Rays’ rotation takes shape

PORT CHARLOTTE, Fla. – Though the starting rotation for the Tampa Bay Rays, at the moment, lacks a left-hander, there appears to be a plethora of options. As the spring pre-season schedule kicks into high gear, those considered at the top of the rotation and those bidding for a job have ample opportunity to help solidify this unit.

Those considered at the rotation tend to change during the season. With four weeks remaining until opening day, right-handers Zach Eflin, Zack Littell, and Ryan Pepiot have assumed their station as principal starers. From here, manager Kevin Cash penciled in righties Taj Bradley and Aaron Civale for the back end. Lefty Tyler Alexander, selected off waivers from Detroit in November of last year, could also find his way into the rotation.

At this point, the choice for Cash appears several and prompts an observation.

“I have never seen so much talent around a baseball team as I have now,” said Eflin earlier this spring. “You can pick out 12 pitchers and anyone can be a front-line starter. Overall, I think this will be a very dangerous group. You look up and down the system here and it’s just full of top rotation arms. There is a great of chemistry in this clubhouse and we are in a really good position with the young arms that we have right.”

Eflin is coming off a 16-8 season in 31 starts and a 3.50 ERA, the lowest ERA in his eight-year major league career. As well, the 29-year-old enters the second year of a three-year deal for $40 million. Considered the titular head of the rotation, Eflin could be pushed by Littel, who is as unassuming as he could be effective.

Coming out of the bullpen last season, Littell was thrust into the rotation in mid-season and responded with a marginal 3-6 season in 14 starts for 26 appearances. Yet, he believes the transition from the bullpen prepared him for a starting spot.

In five seasons at the major league level, Littell has worked essentially out of the bullpen (including three saves for the Giants in the 2021 and 2022 seasons). Now, he is regarded as a significant component of the rotation.

“It’s a little different coming into camp than from last year,” Littell said. “Yes, it’s a change from the bullpen to a starter. The mindset is the same. It’s committing to your job every day. If you think your spot is safe, that’s when you get in trouble.”

Littell likes to describe himself as an “inning-eater,” and posted a goal of 170 to 180 innings as his 2024 benchmark. More important is his ability to throw strikes.

In 2023, Littell, out of Haw River, N. C. walked only nine hitters in 87 innings. In his first start of the spring, struck out three (no walks) in two innings of work against the New York Yankees on Feb. 27. For the outing, he threw 36 pitches and 25 for strikes.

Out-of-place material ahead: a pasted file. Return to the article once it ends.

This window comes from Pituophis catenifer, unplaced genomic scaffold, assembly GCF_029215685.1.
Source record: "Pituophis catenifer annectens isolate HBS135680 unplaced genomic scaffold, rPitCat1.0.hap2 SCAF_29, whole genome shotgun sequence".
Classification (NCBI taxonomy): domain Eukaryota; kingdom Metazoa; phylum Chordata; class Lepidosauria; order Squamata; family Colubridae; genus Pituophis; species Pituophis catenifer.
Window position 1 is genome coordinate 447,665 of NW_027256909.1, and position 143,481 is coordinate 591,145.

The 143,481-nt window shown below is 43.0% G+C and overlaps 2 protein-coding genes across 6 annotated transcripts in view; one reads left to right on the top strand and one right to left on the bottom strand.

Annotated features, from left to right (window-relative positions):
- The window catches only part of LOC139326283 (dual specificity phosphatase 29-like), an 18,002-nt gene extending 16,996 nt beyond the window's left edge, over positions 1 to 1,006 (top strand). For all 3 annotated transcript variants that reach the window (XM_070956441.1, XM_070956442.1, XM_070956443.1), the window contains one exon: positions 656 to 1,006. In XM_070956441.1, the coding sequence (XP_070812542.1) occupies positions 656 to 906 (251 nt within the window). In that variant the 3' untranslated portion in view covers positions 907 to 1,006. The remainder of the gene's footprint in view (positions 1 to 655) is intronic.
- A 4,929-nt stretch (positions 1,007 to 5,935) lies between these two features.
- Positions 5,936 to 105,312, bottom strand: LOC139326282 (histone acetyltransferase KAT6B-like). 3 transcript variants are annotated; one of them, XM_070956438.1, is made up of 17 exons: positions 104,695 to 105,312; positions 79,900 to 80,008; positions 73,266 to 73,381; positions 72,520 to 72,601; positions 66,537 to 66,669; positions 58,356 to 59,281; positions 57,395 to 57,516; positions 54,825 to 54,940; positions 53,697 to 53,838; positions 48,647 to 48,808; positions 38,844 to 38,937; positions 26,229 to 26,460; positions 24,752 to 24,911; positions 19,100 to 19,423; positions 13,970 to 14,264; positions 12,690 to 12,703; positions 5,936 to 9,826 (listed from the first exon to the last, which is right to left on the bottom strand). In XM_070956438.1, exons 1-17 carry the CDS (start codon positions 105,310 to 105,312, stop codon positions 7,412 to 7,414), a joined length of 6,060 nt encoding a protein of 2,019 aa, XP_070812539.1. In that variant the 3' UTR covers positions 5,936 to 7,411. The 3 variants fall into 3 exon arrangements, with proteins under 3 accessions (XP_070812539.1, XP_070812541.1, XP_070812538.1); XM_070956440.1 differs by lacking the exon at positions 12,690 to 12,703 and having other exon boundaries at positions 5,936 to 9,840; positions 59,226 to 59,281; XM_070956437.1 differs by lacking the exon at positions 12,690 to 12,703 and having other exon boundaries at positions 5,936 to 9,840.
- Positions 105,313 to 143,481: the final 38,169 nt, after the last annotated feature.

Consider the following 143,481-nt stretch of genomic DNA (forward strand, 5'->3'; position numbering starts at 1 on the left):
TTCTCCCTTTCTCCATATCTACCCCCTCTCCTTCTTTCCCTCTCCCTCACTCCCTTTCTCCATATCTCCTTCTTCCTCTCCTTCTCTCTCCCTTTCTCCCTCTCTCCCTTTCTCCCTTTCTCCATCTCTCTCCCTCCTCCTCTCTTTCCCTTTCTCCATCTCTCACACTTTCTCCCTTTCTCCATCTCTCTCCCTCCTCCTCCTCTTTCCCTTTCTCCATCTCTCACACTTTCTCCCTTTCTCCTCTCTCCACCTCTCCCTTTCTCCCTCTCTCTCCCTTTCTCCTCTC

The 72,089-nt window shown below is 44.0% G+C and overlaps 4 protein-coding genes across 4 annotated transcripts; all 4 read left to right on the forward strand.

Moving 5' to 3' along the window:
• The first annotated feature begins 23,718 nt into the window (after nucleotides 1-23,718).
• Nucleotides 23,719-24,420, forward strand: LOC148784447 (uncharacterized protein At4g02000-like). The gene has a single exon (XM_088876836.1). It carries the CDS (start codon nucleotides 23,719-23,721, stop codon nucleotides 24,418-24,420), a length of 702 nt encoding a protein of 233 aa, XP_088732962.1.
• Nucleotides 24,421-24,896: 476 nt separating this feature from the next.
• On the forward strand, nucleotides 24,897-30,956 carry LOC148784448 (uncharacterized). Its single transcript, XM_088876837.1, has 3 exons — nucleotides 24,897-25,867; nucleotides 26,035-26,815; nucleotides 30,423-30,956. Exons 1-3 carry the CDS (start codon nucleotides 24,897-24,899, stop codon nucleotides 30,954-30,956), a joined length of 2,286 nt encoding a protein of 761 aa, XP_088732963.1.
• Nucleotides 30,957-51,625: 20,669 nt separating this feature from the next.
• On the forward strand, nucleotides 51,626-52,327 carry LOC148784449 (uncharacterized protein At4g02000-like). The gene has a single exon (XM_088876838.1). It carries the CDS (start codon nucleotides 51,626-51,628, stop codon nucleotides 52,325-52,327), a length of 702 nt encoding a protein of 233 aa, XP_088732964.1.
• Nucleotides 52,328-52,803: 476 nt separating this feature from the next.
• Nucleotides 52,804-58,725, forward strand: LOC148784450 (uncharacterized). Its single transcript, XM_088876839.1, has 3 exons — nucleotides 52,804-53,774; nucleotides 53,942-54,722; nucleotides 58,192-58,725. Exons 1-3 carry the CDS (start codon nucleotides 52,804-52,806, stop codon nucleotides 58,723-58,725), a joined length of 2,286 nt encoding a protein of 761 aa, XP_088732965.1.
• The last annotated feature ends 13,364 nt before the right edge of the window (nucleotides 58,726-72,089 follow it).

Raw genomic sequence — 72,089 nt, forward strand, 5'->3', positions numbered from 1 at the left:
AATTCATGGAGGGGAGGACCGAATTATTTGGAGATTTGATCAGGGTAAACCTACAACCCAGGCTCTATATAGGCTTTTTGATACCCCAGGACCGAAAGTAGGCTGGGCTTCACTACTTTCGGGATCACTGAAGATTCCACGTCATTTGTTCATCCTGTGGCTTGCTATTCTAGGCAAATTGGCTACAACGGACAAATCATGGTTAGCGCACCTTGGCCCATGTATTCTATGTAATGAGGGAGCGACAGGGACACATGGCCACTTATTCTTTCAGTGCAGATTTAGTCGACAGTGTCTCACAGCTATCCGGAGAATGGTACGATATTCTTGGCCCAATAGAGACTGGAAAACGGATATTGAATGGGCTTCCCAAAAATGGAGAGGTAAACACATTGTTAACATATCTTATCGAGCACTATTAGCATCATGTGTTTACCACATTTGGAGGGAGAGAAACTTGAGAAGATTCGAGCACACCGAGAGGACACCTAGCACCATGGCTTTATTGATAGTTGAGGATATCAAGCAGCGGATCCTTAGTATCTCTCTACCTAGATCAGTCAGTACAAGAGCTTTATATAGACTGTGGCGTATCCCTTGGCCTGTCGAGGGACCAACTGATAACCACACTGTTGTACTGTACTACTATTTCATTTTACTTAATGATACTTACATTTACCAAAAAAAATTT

One of the principal off-season deals among all major league clubs in the past off-season involved the Rays and Los Angeles Dodgers. Here, Tampa Bay sent Tyler Glasnow to SoCal in exchange for right-hander Ryan Pepiot, who was coming off a left oblique injury and limited activity. Over the past two seasons, the native of Indianapolis appeared in only 17 games (5-1, 2.76 ERA). For this spring, Pepiot announced that he is healthy and excited about the changed environment.

If injury-free, Pepiot could give the Rays adequate production and a positive clubhouse presence as did Glasnow.

“I feel very comfortable here,” he said. “Everyone here has made it clear they want me to help and to do my best. Even before I got here, they asked about me as a person and about my family. There was no discussion right away about baseball and people invited me to do stuff with them.“

Following a period of acclimation, Pepoit showed up at Tropicana Field in January and began preparation. Immediately, a comfort level was established and anticipation of a rising learning curve, working with Kyle Synder, the Rays pitching coach, accelerated. “I am in very good hands (with Synder). Heard nothing but good things about him and looking forward to getting better each day,” Pepiot added.

Others on Cash’s potential rotation radar screen include righthander Aaron Civale, who came over from Cleveland in a trade at the 2023 deadline. In 10 starts for the Rays a year ago, Civale went 2-3 and posted a 5.36 ERA.

Another potential starter could be Bradley, a 22-year-old, and a fifth-round pick of the Rays in 2018. Last season, the native of Los Angeles went 5-8 (5.59 ERA) in 21 starts.

“(Taj) has looked really good this spring,” Cash noted. “(Snyder) has been bullish on him, and I understand why now.”

If Cash turns a lefty, that could be Alexander, who has experience both as a starter and reliever. “He’ll do anything you ask and is great about it,” said the Tigers’ A. J. Hinch, who managed Alexander for the past five seasons in Detroit.

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